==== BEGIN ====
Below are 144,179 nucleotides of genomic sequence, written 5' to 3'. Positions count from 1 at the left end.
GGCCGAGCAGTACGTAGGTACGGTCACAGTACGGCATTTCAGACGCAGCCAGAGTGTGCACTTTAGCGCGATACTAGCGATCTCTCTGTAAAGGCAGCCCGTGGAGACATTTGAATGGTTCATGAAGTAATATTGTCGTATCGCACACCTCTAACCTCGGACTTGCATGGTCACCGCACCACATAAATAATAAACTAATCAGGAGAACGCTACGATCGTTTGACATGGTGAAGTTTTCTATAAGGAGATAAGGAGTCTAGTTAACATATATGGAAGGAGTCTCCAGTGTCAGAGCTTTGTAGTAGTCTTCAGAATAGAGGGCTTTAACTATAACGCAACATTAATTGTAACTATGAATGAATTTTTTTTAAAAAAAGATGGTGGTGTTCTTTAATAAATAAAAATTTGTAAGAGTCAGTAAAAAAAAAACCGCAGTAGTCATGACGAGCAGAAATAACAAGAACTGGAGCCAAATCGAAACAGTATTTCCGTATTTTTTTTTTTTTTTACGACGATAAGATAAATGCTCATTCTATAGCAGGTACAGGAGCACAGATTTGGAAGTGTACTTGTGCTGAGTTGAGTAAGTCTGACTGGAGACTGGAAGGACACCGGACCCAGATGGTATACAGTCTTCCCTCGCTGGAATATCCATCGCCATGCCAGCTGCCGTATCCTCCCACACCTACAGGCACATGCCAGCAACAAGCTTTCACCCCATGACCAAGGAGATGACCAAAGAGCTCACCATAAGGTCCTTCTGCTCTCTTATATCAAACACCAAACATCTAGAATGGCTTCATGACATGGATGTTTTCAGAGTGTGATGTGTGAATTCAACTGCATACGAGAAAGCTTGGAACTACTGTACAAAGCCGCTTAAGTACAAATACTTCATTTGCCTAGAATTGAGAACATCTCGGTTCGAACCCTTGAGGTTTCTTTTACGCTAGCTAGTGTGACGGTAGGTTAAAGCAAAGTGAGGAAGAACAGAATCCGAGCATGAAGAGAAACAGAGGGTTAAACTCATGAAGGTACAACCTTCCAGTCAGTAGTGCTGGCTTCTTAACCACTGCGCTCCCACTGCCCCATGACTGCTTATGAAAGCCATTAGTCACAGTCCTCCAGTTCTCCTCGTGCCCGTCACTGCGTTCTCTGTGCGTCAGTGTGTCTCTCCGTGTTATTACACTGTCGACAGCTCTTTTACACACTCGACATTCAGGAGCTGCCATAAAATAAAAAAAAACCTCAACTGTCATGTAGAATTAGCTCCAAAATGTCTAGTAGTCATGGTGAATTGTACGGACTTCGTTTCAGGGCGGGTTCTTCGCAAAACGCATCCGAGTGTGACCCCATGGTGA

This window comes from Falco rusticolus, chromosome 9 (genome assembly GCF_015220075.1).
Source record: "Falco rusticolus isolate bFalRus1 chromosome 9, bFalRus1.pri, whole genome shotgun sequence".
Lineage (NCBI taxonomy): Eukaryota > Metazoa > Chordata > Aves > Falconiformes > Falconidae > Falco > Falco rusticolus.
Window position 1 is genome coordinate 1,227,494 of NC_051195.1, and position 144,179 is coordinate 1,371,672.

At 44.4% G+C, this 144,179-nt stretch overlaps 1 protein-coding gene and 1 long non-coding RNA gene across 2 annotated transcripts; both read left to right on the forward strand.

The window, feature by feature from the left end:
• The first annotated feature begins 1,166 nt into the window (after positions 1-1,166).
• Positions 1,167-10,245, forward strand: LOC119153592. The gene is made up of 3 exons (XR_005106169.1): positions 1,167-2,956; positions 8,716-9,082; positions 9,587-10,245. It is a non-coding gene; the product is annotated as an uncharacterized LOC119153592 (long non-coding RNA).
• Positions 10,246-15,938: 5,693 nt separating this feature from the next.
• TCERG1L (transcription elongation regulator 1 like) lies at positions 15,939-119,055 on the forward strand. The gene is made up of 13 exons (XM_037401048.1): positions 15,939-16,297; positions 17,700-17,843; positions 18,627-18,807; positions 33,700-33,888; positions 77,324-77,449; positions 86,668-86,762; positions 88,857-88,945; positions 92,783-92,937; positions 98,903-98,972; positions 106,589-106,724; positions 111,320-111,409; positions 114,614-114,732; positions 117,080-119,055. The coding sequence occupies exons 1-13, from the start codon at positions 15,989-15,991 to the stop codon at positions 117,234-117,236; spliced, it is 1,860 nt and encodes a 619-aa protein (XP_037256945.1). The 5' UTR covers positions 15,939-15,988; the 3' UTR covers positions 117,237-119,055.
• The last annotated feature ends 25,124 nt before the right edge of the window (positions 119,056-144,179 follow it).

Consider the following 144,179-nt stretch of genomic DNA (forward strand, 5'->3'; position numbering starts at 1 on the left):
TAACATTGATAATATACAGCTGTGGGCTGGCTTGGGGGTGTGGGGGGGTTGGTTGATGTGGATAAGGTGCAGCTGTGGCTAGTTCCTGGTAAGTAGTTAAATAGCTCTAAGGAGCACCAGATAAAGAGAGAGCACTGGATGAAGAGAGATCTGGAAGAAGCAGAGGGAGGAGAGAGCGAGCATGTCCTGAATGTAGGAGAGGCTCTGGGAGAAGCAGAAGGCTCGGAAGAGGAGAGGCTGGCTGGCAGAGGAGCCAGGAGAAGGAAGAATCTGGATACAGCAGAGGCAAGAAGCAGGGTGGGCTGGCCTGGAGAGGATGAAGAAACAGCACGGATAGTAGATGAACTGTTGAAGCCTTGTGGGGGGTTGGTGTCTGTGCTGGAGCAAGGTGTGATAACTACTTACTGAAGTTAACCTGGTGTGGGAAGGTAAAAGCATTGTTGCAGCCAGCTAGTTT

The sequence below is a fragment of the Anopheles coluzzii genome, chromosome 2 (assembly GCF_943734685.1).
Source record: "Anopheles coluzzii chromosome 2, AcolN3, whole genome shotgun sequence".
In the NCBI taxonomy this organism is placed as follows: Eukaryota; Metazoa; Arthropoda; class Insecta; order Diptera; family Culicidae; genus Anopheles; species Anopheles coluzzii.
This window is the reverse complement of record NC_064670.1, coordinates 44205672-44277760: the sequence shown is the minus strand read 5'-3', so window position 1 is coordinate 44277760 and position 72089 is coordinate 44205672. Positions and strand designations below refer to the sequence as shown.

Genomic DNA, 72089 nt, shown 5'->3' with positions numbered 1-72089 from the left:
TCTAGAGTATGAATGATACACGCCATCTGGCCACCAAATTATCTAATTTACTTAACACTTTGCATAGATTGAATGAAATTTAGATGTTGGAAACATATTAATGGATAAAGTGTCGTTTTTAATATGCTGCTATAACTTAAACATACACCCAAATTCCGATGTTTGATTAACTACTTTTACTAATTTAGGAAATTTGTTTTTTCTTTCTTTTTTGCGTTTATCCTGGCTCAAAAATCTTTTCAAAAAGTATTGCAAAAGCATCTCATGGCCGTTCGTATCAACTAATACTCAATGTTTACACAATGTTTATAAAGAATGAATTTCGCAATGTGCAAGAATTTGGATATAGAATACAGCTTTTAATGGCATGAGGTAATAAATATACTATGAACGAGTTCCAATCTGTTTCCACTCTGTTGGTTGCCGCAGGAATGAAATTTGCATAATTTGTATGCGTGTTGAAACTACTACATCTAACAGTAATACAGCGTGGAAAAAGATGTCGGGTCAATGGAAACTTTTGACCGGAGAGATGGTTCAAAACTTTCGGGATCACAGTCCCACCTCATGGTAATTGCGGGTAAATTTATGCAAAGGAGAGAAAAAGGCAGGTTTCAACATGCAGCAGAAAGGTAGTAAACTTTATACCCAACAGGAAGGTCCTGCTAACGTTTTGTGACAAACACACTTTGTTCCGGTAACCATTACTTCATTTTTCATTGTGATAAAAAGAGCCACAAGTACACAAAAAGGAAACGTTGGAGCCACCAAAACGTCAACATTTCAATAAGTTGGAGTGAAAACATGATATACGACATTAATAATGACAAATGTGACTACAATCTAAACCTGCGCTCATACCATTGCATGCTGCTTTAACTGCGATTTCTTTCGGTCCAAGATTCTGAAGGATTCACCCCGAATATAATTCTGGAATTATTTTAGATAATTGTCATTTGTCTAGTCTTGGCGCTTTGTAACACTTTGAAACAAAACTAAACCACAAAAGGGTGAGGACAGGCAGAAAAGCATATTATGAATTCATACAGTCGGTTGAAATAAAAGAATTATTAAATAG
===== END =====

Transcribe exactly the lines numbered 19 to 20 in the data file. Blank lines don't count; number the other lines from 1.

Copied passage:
This window is the reverse complement of record NC_064670.1, coordinates 44205672-44277760: the sequence shown is the minus strand read 5'-3', so window position 1 is coordinate 44277760 and position 72089 is coordinate 44205672. Positions and strand designations below refer to the sequence as shown.

Genomic DNA, 72089 nt, shown 5'->3' with positions numbered 1-72089 from the left: